The Foreign Language Of BJJ

The Foreign Language Of BJJ

Portuguese? Japanese? English? We Will Figure It Out!

Jiu Jitsu Terms...

Brazilian Jiu Jitsu. The name itself says foreign.

Once you become interested in BJJ you are at the starting line of questions pertaining to BJJ terminology.

In your first BJJ class you most likely will hear or have heard terms that seem quite foreign to you. I know there were words I’d hear sitting on the mats that I had no clue of their meaning. Terms like “shrimp” “bridge”, and “turtle.” As common as these words are I knew they must have had a completely different meaning in the BJJ world, but what? Whether it was a technique, a set up or an escape maneuver to which the coaches were referring, the meaning was over my head but yet I’d nod in pretense of understanding and attempt to navigate around my confusion.

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Shrimping,  Easy but Ashi Garami?

Sometimes the meaning of a certain term would be simple and understood quite quickly. Shrimping for instance was one such term that after seeing it and hearing it a few times was easily comprehended and I soon found myself making my way down the mats during warm ups or attempting to escape an unfortunate position I got caught in by shrimping out! To Bridge, quickly became apparent that it was a first step of a technique as a means of escaping bottom mount of my opponent by raising my hips off the ground in order sweep them and get to better positions. Simple enough. Then there were others that were not  so easily comprehended, i.e. ashi garami (in a seated position) aka single leg x guard if your opponent stands up, was one of those brow wrinkling terms that took a little longer and a lot more research.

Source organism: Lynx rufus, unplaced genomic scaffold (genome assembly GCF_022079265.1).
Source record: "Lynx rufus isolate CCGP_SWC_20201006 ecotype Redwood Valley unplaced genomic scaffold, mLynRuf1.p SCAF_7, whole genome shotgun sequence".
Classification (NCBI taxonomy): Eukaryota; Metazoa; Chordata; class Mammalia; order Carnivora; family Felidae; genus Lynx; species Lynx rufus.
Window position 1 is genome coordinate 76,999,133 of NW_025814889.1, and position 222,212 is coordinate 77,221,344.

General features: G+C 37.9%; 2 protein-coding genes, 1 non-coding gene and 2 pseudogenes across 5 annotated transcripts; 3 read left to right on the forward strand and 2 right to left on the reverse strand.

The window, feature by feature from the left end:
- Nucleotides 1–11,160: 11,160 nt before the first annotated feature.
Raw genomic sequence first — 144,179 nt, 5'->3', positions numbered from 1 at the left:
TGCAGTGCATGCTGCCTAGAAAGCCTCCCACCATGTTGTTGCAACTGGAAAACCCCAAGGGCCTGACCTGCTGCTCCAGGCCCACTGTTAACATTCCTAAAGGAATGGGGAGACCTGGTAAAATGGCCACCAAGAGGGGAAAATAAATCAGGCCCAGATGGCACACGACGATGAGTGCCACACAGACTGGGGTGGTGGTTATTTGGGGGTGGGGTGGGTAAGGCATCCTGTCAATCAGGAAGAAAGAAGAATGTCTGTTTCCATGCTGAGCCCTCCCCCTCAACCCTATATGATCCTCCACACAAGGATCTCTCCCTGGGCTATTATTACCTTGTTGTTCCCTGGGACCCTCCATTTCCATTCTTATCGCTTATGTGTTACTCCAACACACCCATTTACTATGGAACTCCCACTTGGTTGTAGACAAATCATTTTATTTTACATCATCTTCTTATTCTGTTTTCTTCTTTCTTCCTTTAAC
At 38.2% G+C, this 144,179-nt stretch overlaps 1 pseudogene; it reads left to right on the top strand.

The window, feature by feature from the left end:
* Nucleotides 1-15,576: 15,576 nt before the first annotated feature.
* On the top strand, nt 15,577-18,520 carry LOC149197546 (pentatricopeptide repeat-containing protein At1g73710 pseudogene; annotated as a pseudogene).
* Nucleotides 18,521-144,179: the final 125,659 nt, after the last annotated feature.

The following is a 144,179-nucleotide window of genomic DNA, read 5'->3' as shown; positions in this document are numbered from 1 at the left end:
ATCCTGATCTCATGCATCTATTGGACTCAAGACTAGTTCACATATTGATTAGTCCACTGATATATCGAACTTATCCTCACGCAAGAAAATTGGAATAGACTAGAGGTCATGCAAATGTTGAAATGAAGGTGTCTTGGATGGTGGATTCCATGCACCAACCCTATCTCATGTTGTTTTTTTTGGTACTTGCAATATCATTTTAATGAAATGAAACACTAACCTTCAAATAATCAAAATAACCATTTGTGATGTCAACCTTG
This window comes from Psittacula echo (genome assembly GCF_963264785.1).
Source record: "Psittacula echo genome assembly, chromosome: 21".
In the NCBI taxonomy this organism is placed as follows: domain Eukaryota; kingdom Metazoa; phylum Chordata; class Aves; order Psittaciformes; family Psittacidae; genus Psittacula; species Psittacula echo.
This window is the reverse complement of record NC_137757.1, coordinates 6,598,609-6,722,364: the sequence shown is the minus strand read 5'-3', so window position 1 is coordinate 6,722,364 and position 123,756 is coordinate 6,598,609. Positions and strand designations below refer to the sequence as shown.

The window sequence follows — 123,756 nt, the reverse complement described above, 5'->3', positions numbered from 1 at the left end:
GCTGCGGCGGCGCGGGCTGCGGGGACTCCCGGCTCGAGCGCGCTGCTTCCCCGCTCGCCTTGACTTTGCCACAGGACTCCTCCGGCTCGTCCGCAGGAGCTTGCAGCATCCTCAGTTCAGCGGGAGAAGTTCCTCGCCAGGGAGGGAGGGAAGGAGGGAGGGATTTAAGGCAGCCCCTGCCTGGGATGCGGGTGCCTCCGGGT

Google To The Rescue!

I’d come home and revisit in my mind those familiar words yet unfamiliar BJJ terms that others used so fluently. I’d Google those terms that I heard in class and I would look up videos from some of the great masterminds of Jiu Jitsu that demonstrated such techniques and it proved to be quite helpful. I now nod in understanding to quite a few more technical terms the coaches reference often during class.

Repetition Is Key

The more you attend class, the more frequent you’ll hear the same words, terms and techniques being discussed, but do yourself a favor and do some research on your own. Watch and rewatch videos of something you have questions about.  You’ll find those terms that once boggled your mind will soon be more comprehensible and not only will it help you understand what’s being discussed, it will help you follow up on that instruction during class. As you watch detailed videos or read up on the terminology in question,  as an extension of learning beyond the mats, it will enhance your execution while drilling and live rolling during open mat times.

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Time Is On Your Side

It takes time to be able to organize the files of our mind with all the new information we acquire through the years of training but it takes time and we have time. The more you go, the more you know. There’s always going to be a new term to learn or a new technique to misunderstand for a while but you have resources at your disposal to clear the fog and see the light at the end of the tunnel.

You’ll find a vast variety of those videos and DVD’s that detail the techniques that define those terms of confusion from the biggest names in the sport, right here!  Check them out!

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